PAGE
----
Patients with multiple sclerosis (MS) are more than twice as likely to have abnormal blood flow from the brain as healthy people, according to initial results from a trial.
Scientists said they were "cautiously optimistic" about the research, which suggests a link between narrowing of veins in the head and neck and the neurological condition.
More than half (56.4%) of MS patients who took part in the research were found to have narrowing of the extracranial veins, which restricts normal blood flow, compared with 22.4% of healthy controls.
The results emerged from preliminary data of a randomised clinical study at the University of Buffalo in the US.
They are based on the first 500 participants in the Combined Transcranial and Extracranial Venous Doppler Evaluation (CTEVD) study, which began last April.
Complete data will be presented at the American Academy of Neurology meeting in April.
Robert Zivadinov, associate professor of neurology and principal investigator on the study, said he was "cautiously optimistic and excited" about the results.
He said: "The data encourage us to continue on the same course.
"They show that narrowing of the extracranial veins, at the very least, is an important association in multiple sclerosis.
"We will know more when the MRI and other data collected in the CTEVD study are available."
The researchers want to find out if chronic cerebrospinal venous insufficiency (CCSVI) is a major risk factor for MS.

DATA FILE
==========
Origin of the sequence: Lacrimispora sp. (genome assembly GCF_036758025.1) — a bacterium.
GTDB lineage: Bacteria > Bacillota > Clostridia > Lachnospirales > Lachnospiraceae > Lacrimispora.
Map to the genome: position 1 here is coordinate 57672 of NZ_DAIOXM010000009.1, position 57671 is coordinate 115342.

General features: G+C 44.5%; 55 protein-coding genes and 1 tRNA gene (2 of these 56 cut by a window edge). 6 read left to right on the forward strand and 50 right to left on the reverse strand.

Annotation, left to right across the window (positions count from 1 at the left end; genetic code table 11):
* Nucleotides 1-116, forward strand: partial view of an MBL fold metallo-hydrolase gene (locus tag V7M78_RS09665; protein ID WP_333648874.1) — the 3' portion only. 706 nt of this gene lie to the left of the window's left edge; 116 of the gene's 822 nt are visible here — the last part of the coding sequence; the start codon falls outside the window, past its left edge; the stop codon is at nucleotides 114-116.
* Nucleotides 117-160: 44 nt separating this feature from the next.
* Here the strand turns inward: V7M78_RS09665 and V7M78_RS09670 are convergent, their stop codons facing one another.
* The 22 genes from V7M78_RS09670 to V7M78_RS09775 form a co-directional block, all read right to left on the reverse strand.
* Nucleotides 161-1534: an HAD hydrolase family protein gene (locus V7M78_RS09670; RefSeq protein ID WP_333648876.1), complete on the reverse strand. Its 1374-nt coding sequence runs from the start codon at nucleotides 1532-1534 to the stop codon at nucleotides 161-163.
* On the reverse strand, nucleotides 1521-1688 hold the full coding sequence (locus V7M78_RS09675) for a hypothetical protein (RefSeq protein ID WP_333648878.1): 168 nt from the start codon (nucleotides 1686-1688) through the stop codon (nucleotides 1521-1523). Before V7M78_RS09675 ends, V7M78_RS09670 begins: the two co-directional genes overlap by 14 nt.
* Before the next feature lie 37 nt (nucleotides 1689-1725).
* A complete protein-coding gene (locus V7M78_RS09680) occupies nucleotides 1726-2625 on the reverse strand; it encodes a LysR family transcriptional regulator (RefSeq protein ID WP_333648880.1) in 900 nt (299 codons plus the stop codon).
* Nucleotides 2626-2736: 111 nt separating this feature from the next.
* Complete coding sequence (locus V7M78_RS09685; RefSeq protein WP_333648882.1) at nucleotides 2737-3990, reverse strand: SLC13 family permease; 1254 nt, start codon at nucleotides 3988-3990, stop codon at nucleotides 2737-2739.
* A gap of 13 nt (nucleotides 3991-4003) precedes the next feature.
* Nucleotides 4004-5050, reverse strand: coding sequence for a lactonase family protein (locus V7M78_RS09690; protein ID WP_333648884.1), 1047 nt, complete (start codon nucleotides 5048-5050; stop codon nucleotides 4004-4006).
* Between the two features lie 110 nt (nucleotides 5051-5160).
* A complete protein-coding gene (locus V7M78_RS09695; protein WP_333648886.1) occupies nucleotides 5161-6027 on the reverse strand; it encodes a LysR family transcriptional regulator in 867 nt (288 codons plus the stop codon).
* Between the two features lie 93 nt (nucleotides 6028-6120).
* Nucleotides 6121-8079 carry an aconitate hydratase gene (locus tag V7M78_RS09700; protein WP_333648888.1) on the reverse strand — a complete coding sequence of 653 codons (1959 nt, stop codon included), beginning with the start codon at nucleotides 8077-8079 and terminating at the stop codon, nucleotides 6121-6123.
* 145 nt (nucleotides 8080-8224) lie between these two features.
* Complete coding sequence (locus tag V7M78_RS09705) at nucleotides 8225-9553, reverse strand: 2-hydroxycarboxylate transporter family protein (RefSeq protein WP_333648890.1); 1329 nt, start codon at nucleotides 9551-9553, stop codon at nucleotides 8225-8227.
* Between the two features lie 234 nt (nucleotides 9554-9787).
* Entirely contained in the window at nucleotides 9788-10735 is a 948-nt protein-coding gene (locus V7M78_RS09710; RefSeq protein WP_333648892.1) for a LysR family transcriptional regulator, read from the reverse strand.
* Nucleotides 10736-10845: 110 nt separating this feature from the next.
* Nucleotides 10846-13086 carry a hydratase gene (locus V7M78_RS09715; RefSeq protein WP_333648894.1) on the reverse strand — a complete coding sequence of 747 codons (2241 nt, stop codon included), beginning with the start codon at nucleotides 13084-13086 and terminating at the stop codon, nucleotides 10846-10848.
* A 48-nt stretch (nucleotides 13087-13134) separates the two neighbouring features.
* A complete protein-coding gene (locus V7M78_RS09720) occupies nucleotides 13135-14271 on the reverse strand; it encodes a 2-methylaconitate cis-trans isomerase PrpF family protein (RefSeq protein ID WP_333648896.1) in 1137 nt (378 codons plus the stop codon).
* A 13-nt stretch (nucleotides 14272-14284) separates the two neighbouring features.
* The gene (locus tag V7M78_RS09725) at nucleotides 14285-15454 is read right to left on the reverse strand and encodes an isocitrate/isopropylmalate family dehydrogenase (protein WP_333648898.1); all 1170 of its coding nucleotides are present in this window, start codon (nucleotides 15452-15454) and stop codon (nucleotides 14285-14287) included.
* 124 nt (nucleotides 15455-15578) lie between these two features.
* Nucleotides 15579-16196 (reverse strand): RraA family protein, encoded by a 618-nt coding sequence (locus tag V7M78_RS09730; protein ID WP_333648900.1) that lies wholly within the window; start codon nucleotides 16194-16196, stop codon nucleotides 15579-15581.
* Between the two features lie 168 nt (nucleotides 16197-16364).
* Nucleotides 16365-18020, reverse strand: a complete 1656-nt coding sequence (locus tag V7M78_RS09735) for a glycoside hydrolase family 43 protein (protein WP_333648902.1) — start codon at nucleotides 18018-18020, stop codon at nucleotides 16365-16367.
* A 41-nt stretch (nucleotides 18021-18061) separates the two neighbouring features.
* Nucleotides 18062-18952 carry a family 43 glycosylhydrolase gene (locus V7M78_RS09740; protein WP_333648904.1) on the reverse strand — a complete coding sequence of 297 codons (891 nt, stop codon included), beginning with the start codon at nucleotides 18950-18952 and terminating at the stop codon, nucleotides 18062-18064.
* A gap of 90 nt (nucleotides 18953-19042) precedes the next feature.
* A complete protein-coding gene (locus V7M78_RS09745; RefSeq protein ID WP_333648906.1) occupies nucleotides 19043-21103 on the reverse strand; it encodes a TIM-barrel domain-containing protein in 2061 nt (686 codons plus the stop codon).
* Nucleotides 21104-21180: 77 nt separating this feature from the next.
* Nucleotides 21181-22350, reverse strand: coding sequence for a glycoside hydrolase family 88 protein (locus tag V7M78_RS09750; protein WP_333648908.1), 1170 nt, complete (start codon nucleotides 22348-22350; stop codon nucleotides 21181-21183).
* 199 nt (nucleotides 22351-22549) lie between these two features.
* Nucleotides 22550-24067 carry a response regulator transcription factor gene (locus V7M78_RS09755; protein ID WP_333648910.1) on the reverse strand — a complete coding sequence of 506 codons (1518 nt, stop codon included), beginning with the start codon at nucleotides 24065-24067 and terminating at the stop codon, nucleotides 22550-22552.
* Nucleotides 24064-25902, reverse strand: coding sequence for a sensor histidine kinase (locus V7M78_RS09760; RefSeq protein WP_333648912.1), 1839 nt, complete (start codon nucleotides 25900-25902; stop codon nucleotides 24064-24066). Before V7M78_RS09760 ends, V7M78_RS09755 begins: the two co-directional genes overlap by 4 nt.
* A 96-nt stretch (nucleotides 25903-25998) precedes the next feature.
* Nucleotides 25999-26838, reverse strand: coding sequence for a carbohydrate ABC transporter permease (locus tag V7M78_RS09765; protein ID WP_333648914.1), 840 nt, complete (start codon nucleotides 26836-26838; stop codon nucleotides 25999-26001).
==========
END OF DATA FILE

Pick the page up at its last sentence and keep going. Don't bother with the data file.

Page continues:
The theory is that the complex vascular condition restricts the normal flow of blood from the brain, altering the blood flow patterns in the brain and damaging brain tissue and neurons.
The first 500 participants, which included 280 MS patients, underwent ultrasound (Doppler) scans of the head and neck to view the direction on blood flow.
Those with MS also had MRI scans of the brain to measure iron deposits.
Around 100,000 people in the UK suffer from MS, an auto-immune disease which destroys the fatty insulating sheath of myelin that coats nerve fibres in the brain and spinal cord.
Dr Doug Brown, biomedical research manager at the MS Society, said: "These results are intriguing but it is important to remember that although people with MS may show evidence of CCSVI in screening studies, there's no proof as yet that this phenomenon is a cause of MS, nor that treating it would have an effect on MS.
"The next step is to determine what this actually means for MS, and an investigation into whether there's any potential therapeutic benefit from treatment will be pivotal for this novel theory."